By April Dammann

THE FRANKLIN VILLA – A HOLLYWOOD HAVEN

This first blog entry could be filed under “One Writer’s Beginnings” – not to be confused with the wonderful Eudora Welty’s memoirs. My roots aren’t Southern, and my oeuvre is not as grand.  Still… I think others are as interested as I am in how, where and why a writer finds inspiration.

During my senior year at Hollywood High School in 1964, my family lived in an apartment complex called The Franklin Villa. It was ordinary in every way, squeezed between other similar buildings on busy Franklin Avenue, just two blocks from Hollywood Boulevard. There was a swimming pool with cracked concrete in the middle of sixteen units occupied by singles, marrieds and families. The tenants were mostly down-and-outers, trying for Hollywood careers. In a way I was one of them, beginning my writing life within those faded green stucco walls.   Read more

By Anastacia Tolbert

Change

oh mother moon

looks like you’ve got a story to tell
tell us.

tell us at least half.
light our eyes like stars—

pause our busy & our blue rays.
give us something to tell our neighbors.

tell the news. tell our children.

whisper one version here.

one version there.

let us come together & cipher it out the next day.

let us all say i know… she told me too.

Having just witnessed a lunar eclipse in the heavens of Japan, I feel changed.

It isn’t the kind of change that one would wear like a new scarf or sassy hat, nor is it the kind of change that happens rapidly like walking into a building in daylight and returning to a parked car in darkness. It is a simmering crock pot kind of change…or, picture the late 80’s when teen agers wore pleather jackets, penny loafers and white socks and got in long lines and did the “tic.” One upward then downward motion of the hand and wrist slowly moving to the elbow, then the upper arm, then the neck and head, then miraculously to the next person. Yes. This is the kind of change I am speaking of. Crock pot 80’s dance change.   Read more

By Lesley McClurg

Turning Down the Volume

Surprisingly, the silence around me doesn’t feel lonely or empty.  The frenetic thoughts of my mind are quieted by the stillness here in Waterfall Cottage at Hedgebrook. I don’t feel my usual urge to fill space with sound.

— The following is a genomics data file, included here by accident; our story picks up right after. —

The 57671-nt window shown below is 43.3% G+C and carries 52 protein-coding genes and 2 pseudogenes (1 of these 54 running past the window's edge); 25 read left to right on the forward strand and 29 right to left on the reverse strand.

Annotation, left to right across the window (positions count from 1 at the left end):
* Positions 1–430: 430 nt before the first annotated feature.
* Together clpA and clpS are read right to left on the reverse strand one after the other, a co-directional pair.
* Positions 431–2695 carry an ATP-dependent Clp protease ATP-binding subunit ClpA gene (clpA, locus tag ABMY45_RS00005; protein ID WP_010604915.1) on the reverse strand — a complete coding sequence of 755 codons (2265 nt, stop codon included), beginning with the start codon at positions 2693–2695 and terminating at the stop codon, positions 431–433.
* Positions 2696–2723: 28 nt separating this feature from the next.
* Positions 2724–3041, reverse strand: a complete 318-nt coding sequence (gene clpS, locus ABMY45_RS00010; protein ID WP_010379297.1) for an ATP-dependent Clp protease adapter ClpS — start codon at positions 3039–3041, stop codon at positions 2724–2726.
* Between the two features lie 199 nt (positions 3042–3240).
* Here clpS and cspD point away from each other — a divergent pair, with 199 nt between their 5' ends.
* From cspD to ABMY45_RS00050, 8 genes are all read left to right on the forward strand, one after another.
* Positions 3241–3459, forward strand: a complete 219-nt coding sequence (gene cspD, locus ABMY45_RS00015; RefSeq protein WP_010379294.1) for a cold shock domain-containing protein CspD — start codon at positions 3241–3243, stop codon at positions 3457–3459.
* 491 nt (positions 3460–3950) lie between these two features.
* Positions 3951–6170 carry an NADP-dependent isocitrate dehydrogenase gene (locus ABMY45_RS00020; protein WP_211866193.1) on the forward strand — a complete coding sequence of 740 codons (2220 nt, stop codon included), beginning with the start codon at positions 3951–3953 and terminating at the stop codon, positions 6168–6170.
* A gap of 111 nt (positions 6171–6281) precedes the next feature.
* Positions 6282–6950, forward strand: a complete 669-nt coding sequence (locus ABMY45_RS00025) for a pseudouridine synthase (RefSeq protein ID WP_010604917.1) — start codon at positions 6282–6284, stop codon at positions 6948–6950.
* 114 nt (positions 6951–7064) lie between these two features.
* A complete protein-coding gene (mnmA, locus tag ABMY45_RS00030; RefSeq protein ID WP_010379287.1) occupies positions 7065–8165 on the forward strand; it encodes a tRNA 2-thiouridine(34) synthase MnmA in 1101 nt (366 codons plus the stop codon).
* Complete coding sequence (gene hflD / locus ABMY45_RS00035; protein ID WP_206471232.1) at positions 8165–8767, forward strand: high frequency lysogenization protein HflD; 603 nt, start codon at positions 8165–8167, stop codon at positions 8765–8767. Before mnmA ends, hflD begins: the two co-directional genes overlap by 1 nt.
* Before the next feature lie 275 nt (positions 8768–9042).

Often the first thing I do when I come home to my apartment near downtown Seattle is cut through the emptiness by turning on the radio. I struggle to relax when my apartment is quiet because the stillness feels oppressive. A creepy loneliness settles over me when I sit and eat without the radio playing. Music or podcasts are my imaginary dinner guest.

Yet, here in the woods where nature offers only the subtlest noises, I don’t feel alone.   Read more

By Cathy Bruemmer

I’m a Reader not a Writer

When I give tours or orientations I am frequently asked, “Are you a writer?”  I’m not a writer. I’m a reader.   One of my rare pleasures is a chance to read a book from cover to cover in one day, preferably in my pajamas.  On a recent solo trip across the country I found myself shocked that the flight was almost over.  This happened BOTH WAYS.  All it took to transform the drudgery and discomfort of coach seats was a couple of good books and some earplugs.  Because I was traveling with my son I suppose the fact that I didn’t have to provide snacks, entertainment or listen to a few hours of chatter about the latest development in ski technology played a part in the feeling of a time warp.  But what made the trip a pleasure was the opportunity to enter a different world, to hear a new story. The gift of a good book is something I am deeply grateful for.   Read more